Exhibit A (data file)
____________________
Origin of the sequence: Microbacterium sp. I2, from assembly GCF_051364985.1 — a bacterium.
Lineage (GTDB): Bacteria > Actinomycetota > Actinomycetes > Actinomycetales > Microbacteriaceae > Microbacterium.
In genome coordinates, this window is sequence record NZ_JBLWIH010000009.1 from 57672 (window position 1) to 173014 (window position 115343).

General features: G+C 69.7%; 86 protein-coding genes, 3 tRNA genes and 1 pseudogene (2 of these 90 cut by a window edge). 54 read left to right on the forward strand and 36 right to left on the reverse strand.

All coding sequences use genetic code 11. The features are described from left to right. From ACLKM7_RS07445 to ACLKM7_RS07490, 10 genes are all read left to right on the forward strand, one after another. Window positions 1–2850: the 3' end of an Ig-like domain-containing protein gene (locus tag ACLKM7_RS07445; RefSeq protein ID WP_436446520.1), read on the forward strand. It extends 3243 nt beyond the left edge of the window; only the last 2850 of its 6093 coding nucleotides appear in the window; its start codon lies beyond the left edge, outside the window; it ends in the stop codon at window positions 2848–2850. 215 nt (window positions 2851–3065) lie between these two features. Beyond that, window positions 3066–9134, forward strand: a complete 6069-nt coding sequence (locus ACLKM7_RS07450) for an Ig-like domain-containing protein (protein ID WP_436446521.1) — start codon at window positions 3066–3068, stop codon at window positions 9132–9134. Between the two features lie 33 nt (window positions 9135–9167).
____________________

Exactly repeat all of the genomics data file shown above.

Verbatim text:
Origin of the sequence: Microbacterium sp. I2, from assembly GCF_051364985.1 — a bacterium.
Lineage (GTDB): Bacteria > Actinomycetota > Actinomycetes > Actinomycetales > Microbacteriaceae > Microbacterium.
In genome coordinates, this window is sequence record NZ_JBLWIH010000009.1 from 57672 (window position 1) to 173014 (window position 115343).

General features: G+C 69.7%; 86 protein-coding genes, 3 tRNA genes and 1 pseudogene (2 of these 90 cut by a window edge). 54 read left to right on the forward strand and 36 right to left on the reverse strand.

All coding sequences use genetic code 11. The features are described from left to right. From ACLKM7_RS07445 to ACLKM7_RS07490, 10 genes are all read left to right on the forward strand, one after another. Window positions 1–2850: the 3' end of an Ig-like domain-containing protein gene (locus tag ACLKM7_RS07445; RefSeq protein ID WP_436446520.1), read on the forward strand. It extends 3243 nt beyond the left edge of the window; only the last 2850 of its 6093 coding nucleotides appear in the window; its start codon lies beyond the left edge, outside the window; it ends in the stop codon at window positions 2848–2850. 215 nt (window positions 2851–3065) lie between these two features. Beyond that, window positions 3066–9134, forward strand: a complete 6069-nt coding sequence (locus ACLKM7_RS07450) for an Ig-like domain-containing protein (protein ID WP_436446521.1) — start codon at window positions 3066–3068, stop codon at window positions 9132–9134. Between the two features lie 33 nt (window positions 9135–9167).